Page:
What does this mean for you? If you are running SUSE Linux Enterprise Server 12 and SMT, you need to update your SMT server(s) in order to connect to SUSE Customer Center. The update for SMT is available via the update channels. After the update, all your systems will automatically be connected to SUSE Customer Center. The updated SMT server(s) will continue to work as proxy server(s) for all SUSE products. And don’t worry, in all cases SMT can be rolled back to Novell Customer Center.

What if I have SMT 11 SP2 and earlier versions? Please update your SMT server to SMT 11 SP3.

How can I see the registrations of an SMT server? From the SMT server, open a shell window and enter the following: $> smt list-registrations

How do I get SMT to retrieve information and sync with SUSE Customer Center? From an SMT server, open a shell window and enter the following:
$> smt scc-sync

How do I configure SMT to work with SUSE Customer Center instead of Novell Customer Center? SMT can be configured either via YaST or the migration can be done via script. To change your SMT configuration from Novell Customer Center to SUSE Customer Center, run: $> smt-ncc-scc-migration

Where can I find more information on SUSE Customer Center and SMT?

Provide us your feedback via the feedback button in SUSE Customer Center.

Advanced Systems Management with Machinery

Author: Cornelius Schumacher is an engineering manager at SUSE leading the team responsible for the development of the Machinery tool. He has a long history working on systems management and build tools from products such as SUSE Studio™, the Open Build Service or YaST. Cornelius also is a long-time contributor to various open source projects.

In SUSE Linux Enterprise 12, SUSE now offers Machinery for system administrators as part of its Advanced Systems Management module. Machinery is a new and unique systems management toolkit for Linux that supports configuration discovery, system validation and service migration. However, it does not replicate the functionality of existing tools such as SUSE Manager or configuration management systems. Rather, its purpose is to fill gaps and make integration of the existing tools easier, as driven by the needs of administrators in the data center. Here’s a closer look at what Machinery does and, if you are a system administrator, how it can help you with your job.

System Analysis
One important function of Machinery is system analysis. This is critical for many use cases you face in the data center. You need it for documenting system setups, validating correct operation of systems management tools, meeting compliance requirements or consolidating infrastructures that have grown. It is also a part of more complex work flows, such as migrating systems from physical machines to cloud-based infrastructure and a part of your QA strategy in a golden image approach. In addition, you can use it to feed your configuration management database.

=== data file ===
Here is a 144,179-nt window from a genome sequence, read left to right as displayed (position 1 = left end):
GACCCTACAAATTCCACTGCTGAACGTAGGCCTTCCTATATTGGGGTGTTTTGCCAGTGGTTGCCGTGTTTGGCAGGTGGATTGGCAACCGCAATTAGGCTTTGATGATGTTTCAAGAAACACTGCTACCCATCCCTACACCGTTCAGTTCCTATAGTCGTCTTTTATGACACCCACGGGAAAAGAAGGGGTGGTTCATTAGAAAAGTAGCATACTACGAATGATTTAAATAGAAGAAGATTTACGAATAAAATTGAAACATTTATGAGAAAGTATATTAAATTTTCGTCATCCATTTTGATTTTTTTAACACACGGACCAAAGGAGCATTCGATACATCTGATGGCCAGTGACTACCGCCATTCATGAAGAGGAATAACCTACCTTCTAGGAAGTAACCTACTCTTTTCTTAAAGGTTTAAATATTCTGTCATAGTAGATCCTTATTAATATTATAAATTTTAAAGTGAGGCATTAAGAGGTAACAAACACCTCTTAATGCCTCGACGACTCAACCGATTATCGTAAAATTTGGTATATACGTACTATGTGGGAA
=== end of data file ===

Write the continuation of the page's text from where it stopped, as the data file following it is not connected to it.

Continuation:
The first step of an analysis is inspecting a running system. Machinery performs inspection without requiring any instrumentation of the system; it just relies on existing ssh infrastructure. The result can be shown on the command line or as a graphical report.

But Machinery doesn't stop with inspecting a system and creating a report based on this.

The System Description and Its Uses
The core concept of Machinery is a universal system description, which can be used in many different scenarios. The inspection is used for writing these descriptions, and Machinery provides you with the tools to manage them. Having this description of a system opens up a number of interesting possibilities.

You can, for example, compare different system descriptions. This is useful for validating if a system conforms to some reference. A system description can also be used to compare different systems or what has changed over time in the same system. Machinery also stores the descriptions, so you can even perform these activities without accessing any running system.

The system description can serve as a base for a migration as well. You can combine it with image building tools such as KIWI to create images for SUSE Cloud or other virtual or cloud infrastructures. Machinery can also be used to migrate systems from one version of an operating system to a newer one, for example, to take advantage of the new features of SUSE Linux Enterprise 12. Inspection and analysis provide insight into what needs to be adapted or what can be automatically migrated. Additionally, Machinery can be used to track and validate results of these migrations.